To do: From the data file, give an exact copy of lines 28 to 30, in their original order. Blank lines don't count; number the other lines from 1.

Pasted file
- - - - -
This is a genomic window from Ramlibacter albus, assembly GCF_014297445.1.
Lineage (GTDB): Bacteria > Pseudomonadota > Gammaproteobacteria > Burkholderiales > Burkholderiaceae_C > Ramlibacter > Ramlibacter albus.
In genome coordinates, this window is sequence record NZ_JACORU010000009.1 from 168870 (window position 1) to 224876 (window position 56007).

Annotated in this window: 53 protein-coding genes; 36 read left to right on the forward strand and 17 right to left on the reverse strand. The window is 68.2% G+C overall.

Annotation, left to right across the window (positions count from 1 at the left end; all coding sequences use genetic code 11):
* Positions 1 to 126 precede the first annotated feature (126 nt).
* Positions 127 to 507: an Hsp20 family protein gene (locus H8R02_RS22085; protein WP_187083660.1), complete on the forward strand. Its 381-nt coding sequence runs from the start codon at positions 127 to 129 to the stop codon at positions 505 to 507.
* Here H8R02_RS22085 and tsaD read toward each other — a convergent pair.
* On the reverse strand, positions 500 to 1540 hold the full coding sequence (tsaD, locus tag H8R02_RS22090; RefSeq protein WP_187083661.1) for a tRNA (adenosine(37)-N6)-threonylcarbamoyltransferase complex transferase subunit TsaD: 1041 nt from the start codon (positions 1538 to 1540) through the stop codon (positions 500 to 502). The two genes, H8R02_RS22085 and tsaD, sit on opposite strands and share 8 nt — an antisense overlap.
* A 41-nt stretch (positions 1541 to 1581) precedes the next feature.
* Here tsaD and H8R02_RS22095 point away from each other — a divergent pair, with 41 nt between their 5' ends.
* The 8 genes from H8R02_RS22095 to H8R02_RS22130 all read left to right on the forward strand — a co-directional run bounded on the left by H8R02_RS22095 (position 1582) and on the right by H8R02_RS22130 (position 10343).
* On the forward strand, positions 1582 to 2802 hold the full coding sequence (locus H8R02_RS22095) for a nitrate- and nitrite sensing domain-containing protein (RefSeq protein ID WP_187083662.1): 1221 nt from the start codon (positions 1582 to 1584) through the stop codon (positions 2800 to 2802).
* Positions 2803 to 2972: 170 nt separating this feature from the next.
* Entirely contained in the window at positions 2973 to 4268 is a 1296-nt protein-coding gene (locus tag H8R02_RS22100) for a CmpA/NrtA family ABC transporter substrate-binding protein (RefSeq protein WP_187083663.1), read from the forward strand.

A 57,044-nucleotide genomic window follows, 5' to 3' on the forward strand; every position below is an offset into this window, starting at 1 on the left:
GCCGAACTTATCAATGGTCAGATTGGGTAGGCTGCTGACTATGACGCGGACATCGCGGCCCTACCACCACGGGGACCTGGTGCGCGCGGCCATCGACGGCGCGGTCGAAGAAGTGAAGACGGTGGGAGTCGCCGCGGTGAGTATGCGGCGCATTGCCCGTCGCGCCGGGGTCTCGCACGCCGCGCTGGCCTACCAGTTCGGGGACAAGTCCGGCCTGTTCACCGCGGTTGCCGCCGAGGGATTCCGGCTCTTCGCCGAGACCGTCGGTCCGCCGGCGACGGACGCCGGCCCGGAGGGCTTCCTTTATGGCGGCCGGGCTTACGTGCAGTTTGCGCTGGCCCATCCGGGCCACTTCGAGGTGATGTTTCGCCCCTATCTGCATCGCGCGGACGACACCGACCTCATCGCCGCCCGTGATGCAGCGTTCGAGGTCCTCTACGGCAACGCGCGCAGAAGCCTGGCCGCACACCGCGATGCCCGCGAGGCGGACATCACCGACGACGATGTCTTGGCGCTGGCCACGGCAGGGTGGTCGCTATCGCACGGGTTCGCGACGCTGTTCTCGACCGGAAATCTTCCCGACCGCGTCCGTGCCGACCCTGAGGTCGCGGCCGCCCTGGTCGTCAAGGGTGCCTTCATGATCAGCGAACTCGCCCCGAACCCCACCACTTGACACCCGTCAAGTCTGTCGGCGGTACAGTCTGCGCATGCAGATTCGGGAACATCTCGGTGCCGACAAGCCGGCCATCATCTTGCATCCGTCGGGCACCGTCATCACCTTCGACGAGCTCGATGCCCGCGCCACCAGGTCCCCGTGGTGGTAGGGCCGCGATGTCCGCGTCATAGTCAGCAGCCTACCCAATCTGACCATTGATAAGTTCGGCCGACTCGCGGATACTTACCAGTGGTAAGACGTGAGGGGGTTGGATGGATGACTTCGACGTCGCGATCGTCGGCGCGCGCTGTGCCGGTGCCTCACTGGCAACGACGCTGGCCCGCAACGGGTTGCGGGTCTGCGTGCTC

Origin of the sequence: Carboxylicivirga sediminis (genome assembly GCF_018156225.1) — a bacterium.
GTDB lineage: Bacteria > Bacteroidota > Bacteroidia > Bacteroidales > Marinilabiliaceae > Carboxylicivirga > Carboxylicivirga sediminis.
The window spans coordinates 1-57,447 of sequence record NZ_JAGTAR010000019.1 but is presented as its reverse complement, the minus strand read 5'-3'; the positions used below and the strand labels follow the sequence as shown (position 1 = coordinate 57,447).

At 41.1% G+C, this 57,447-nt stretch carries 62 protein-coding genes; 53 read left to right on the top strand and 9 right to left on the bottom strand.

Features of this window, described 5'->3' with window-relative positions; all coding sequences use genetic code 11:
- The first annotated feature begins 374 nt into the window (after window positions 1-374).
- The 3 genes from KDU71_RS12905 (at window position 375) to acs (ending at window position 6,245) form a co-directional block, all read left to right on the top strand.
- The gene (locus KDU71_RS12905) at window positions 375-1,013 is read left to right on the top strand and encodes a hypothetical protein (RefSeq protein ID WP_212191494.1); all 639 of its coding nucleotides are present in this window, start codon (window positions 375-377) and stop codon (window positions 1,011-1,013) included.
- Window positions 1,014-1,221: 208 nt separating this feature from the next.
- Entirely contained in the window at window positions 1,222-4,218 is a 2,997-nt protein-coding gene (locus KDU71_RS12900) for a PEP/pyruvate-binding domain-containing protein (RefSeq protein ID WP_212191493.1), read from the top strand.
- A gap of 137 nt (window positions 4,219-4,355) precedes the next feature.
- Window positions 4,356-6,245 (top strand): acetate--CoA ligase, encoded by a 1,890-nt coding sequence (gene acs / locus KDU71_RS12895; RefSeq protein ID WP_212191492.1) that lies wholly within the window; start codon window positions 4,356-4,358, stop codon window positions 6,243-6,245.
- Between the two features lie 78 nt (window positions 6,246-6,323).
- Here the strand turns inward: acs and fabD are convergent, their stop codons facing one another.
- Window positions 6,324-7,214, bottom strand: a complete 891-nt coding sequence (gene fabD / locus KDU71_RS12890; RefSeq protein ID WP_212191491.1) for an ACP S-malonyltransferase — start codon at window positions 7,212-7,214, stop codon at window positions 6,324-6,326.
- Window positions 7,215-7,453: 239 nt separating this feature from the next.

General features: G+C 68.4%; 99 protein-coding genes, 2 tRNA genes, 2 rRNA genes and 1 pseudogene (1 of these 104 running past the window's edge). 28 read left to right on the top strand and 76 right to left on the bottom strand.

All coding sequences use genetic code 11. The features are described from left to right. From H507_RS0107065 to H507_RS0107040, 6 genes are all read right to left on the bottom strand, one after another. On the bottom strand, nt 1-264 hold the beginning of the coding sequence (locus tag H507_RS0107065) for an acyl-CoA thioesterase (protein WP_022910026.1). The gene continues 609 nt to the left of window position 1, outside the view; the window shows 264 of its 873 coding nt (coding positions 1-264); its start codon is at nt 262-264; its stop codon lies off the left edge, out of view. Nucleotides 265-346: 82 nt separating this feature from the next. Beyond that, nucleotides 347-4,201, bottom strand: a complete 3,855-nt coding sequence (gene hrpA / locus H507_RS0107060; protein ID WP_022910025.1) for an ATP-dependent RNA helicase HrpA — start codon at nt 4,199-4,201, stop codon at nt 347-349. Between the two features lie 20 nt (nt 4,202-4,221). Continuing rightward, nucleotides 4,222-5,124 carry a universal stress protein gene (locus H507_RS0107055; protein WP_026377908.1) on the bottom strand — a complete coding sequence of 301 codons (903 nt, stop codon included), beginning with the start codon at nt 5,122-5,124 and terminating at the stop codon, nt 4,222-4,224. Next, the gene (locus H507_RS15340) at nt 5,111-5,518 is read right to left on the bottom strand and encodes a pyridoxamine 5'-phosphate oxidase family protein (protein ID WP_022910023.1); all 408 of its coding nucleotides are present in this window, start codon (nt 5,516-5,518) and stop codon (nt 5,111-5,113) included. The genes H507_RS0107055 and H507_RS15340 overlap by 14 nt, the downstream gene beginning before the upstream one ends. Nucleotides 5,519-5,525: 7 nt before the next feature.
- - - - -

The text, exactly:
- A gap of 137 nt (window positions 4,219-4,355) precedes the next feature.
- Window positions 4,356-6,245 (top strand): acetate--CoA ligase, encoded by a 1,890-nt coding sequence (gene acs / locus KDU71_RS12895; RefSeq protein ID WP_212191492.1) that lies wholly within the window; start codon window positions 4,356-4,358, stop codon window positions 6,243-6,245.
- Between the two features lie 78 nt (window positions 6,246-6,323).